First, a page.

Apart from articulating a debate on race and rhythm, black nationalism and the urban struggle in the 1950s US, the 1959 experimental film The Cry of Jazz shows cosmic philosopher and Afro-futurist Sun Ra during his Chicago period.
An Improvised Manifesto on Jazz and Race in 1950s Chicago
From Beware of the Blog— WFMU
Intercutting incredible street footage of Chicago African-American life with a staged interracial party, CRY is part essay, part manifesto, and as startling today as it must have been in the late 1950s. Music is provided by the singular Sun Ra and his Arkestra, who are seen and heard performing at the height of their swing heyday. Shot with practically no budget by a volunteer crew numbering some 65 people, THE CRY OF JAZZ was the only film made by Ed Bland who went on to have a distinguished career as composer, arranger, and producer for the likes of Dizzy Gillespie, Elvin Jones, and many, many others…
Sun Ra: The Cry of Jazz, Edward O. Bland’s polemical essay
A curious short from 1959, hailed early by Jonas Mekas as part of the new avant-garde along with Frank and Leslie’s PULL MY DAISY (also being screened) and Cassavetes’ SHADOWS, Bland’s film has not enjoyed the same repertory status. Yet like each of these films, it dramatizes a tension between the rehearsed and the improvised, freedom and constraint.
According to Hesiod, Dreams are the children of Night, and brothers and sisters of Death and Sleep. Like these they are represented in the Odyssey as dwelling in the far West, near Oceanus, in the neighborhood of the sunset and the kingdom of the dead. Deceptive dreams issue from a gate of ivory, true dreams through a gate of horn.
Centered around a debate between black intellectuals and white jazz fans in a nondescript Chicago apartment, its actors are mere mouthpieces for Bland’s thesis (taken directly from his book, “The Fruits of the Death of Jazz”) that jazz is dead because it has exhausted its own inner structure. The paradigm stated again and again is the coexistence of repetitive chord changes with melodic improvisation.
Didactically, the character Alex (and Bland through him) wants his naïve white interlocutors to grasp jazz’s deft balancing act of a “futureless future” for the African-American (the chord changes) with his “deification of the present” (the solos). Accordingly, at the historical juncture that would give birth to the Civil Rights Movement, jazz is dead because jazz as a defense mechanism no longer suffices to give the black his due. But in its heyday, jazz displayed “the incredible genius of the Negro” and was “the one area of American life where whites must be humble to Negros.” Consequently, the white characters evince an amusing form of what I like to call “suffering envy,” suddenly saddened that their treatment of the Other as a soulless animal throughout history has inevitably led to their own soullessness and lack of comprehension.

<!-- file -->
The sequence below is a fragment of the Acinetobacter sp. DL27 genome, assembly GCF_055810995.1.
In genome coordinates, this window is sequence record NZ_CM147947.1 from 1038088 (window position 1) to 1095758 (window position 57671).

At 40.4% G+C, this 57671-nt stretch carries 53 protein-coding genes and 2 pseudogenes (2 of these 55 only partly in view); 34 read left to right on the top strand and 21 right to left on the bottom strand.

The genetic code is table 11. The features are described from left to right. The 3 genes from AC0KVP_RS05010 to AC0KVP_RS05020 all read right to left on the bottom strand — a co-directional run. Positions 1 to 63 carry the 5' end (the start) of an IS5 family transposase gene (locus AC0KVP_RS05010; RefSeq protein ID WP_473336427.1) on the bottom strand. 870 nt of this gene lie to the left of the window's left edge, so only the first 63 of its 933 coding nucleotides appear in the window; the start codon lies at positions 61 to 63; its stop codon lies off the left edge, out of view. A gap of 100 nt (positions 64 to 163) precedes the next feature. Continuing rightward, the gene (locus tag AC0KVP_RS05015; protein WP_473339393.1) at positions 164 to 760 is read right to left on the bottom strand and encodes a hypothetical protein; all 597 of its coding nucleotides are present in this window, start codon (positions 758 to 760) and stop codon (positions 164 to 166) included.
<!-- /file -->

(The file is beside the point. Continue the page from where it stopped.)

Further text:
Lanquidity, By Sun Ra, 1978
In many ways, THE CRY OF JAZZ is far more restrictive than its peers in the early phase of the New American Cinema. The black characters seem overly militant, the white ones paper-thin at best. This irritated me as I watched the film, but in hindsight strikes me as a structural necessity. For cinema is astonishingly similar to Bland’s conception of jazz–it stages a tension between an organized conception (directing) and a recalcitrant reality (the image itself). And indeed Bland pairs his rather stilted dialogue with candid scenes from black Chicago life in the late 1950s. The film’s most striking moments take place outside the pad, in the streets, bars, and poolhalls where the voice of dissent is most pronounced. Indeed, its thesis is crystallized in the image of billiards, where multi-colored balls have seemingly infinite freedom of movement within the narrow confines of the rectangular game table.
Jazz, that “damaging commentary on the human wastelands of America,” is given voice by a young Sun Ra (billed as “Le Sun Ra”). Ra’s music was relatively conventional at this point in his career, but already adventurous enough for Bland to distinguish him from the dominant style of the period. It is ironic that Bland did not foresee the sudden explosion of classical jazz aesthetics which Ra and Coleman would shortly achieve, heralding the violence of the next decade in their music. In any case, both the sounds and politics of black liberation are contained in the embryo of this 34-minute film essay. Love it or hate it, CRY OF JAZZ is one of the most historically significant examples of African-American filmmaking, and like many a great work ignored or scorned at its inception, it went off like a bomb several years later, seemingly transcending its own limitations.